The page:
Last man standing: why Alex Ovechkin stays in D.C.


Greer Vermilye

Ovechkin is the last of the great D.C. sports stars, and for a reason.

By Andrew Audas

During the past decade, Washington has been home to some of the most captivating names in sports: Robert Griffin III was the 2012 NFL offensive rookie of the year, Bryce Harper was the 2010 National League Rookie of the Year and the 2015 National League MVP, and Alex Ovechkin brought his team to a Stanley Cup victory. Other athletes, such as John Wall of the NBA’s Washington Wizards and Jordan Zimmermann of the MLB’s Washington Nationals, have also garnered fame through success in their respective sports. Yet, over the past few years, most of this generation’s D.C. sports icons have left Washington — except Ovechkin.

Since entering the NHL in 2005, Ovechkin has remained one of the most reliable athletes in sports, with 706 goals (the eighth most of all time), 572 assists, an assortment of individual trophies, and, most importantly, a coveted Stanley Cup title. He has played 1152 games with the Capitals, only missing 31 games throughout his career. Ovechkin’s statistics have earned him high regard in the hockey community; some even view him as the best goal scorer in the history of the league.

“He is definitely one of the greatest players of this generation,” Senior and Whitman ice hockey player Rainer Baker said. “He is one of the faces of the NHL, and the most popular face in DC sports after Harper left.”

When Washington drafted Ovechkin more than a decade ago, they were among the worst teams in the NHL. Then Capitals General Manager George McPhee used the plucky Russian superstar’s abilities to turn the team’s fortunes around. McPhee went on to acquire supporting players shortly thereafter, such as Nicklas Backstrom in 2006, and convinced Ovechkin to stay with the organization. In addition to his improving supporting cast, Ovechkin admitted he stayed with the Capitals for reasons beyond a path to the Stanley Cup; he also enjoyed his influence with fans.

Washington sports fans revere Ovechkin for, among his other accolades, delivering the Capitals their first Stanley Cup title in franchise history.

“The Capitals have legitimacy every time you talk about them since they have a superstar,” Science teacher Peyton Ford said. “I think there are certain players that don’t have any enemies [among Washington sports fans] and Ovechkin’s one of them.”

Most of the city’s past athletic darlings have suffered career-breaking challenges: Griffin III was cut from the Washington Football Team in 2016 after a career riddled with injuries, Harper left the Nationals in the 2018 offseason over contract disputes and Wall was traded from the Wizards because his athletic ability never met the heights of his salary.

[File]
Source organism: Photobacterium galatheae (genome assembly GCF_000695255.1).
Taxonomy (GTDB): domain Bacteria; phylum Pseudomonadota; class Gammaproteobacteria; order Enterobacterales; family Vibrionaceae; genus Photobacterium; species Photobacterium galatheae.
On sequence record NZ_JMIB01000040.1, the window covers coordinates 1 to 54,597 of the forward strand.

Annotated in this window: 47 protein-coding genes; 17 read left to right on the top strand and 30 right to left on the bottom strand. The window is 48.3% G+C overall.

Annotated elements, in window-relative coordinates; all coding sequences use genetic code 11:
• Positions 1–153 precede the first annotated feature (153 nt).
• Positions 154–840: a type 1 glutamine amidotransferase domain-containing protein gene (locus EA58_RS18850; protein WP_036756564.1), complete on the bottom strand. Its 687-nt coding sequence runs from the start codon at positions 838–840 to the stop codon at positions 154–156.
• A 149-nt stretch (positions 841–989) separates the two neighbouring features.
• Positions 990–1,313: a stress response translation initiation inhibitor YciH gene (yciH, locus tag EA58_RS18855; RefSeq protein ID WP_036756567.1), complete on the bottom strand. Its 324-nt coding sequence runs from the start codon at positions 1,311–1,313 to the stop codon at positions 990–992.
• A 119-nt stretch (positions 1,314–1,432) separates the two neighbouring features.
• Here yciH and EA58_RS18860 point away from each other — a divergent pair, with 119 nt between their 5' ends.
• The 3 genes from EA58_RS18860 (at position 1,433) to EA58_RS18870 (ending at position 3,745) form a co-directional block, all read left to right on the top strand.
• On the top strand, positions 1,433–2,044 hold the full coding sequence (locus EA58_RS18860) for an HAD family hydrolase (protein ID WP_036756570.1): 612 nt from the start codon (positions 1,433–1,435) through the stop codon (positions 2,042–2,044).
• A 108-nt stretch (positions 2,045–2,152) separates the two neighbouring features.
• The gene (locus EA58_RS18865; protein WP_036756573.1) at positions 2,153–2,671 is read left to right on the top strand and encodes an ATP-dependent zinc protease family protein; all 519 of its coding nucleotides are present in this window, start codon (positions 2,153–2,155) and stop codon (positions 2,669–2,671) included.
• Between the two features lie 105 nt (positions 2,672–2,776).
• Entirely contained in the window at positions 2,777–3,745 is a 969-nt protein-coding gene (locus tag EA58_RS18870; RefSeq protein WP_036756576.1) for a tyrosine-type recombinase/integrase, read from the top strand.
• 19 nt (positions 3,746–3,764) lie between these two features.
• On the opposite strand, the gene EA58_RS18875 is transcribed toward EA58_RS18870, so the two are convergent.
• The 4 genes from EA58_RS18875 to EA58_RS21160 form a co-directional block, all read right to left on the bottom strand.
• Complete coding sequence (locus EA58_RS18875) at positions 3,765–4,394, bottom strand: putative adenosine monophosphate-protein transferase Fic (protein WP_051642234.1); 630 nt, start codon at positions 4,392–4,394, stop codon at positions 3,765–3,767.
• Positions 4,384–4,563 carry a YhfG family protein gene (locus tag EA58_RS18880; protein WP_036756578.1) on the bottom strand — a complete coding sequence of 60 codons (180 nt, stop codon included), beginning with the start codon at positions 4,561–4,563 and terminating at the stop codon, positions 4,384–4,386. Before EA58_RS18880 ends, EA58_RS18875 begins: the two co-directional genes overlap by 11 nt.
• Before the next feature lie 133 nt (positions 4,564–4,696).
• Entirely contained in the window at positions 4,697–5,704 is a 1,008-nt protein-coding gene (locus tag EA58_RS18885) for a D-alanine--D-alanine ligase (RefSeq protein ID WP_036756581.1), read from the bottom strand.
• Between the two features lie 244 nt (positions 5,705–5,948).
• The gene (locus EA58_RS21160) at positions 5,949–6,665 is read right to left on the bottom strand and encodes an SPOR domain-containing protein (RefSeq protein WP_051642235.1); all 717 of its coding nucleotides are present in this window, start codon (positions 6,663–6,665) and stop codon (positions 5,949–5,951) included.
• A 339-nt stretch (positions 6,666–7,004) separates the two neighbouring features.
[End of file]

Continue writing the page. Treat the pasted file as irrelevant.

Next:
Though Ovechkin’s career has still faced obstacles, none were drastic enough to make him leave the Caps. 

“He never gave up,” senior Andrew Warner said. “Every loss motivated him for the next year and he eventually just reached the point where he broke through.”

There was discussion about trading Ovechkin in 2017 after he suffered his third playoff series loss to the rival Pittsburgh Penguins. But the next season he silenced doubters as he won yet another Rocket Richard trophy (awarded to the NHL’s most prolific goal scorer) and scored 89 points. 

Heading into the 2017-2018 season, Ovechkin famously said “we’re not going to be suck [sic] this year.” The Capitals reached the postseason and defeated the hated Penguins in six games en route to the Stanley Cup. Ovechkin scored 15 goals during the playoffs and won the Conn Smythe trophy as the playoff MVP.

After the 2021 NHL season, Ovechkin will enter free agency. He has stated that he wants to play in Washington as long as possible, then finish his career in the Kontinental Hockey League, Russia’s top professional ice hockey league where Ovechkin began his career. If he plays for the Capitals for five more years, Ovechkin will need to only average 31.3 goals per season to become the NHL’s all time leading goal scorer — which is well within his range. He was the fastest in NHL history to move from 600 to 700 career goals, averaging 47 goals per season. It is likely that, as long as Ovechkin remains healthy, D.C. fans will see him become the NHL’s all-time leading goal scorer.

“He is such an influential athlete, if you go around Whitman and ask people to name 10 hockey players, almost everybody will name Ovechkin,” Warner said. “He is a legend around Washington and he made Washington relevant.”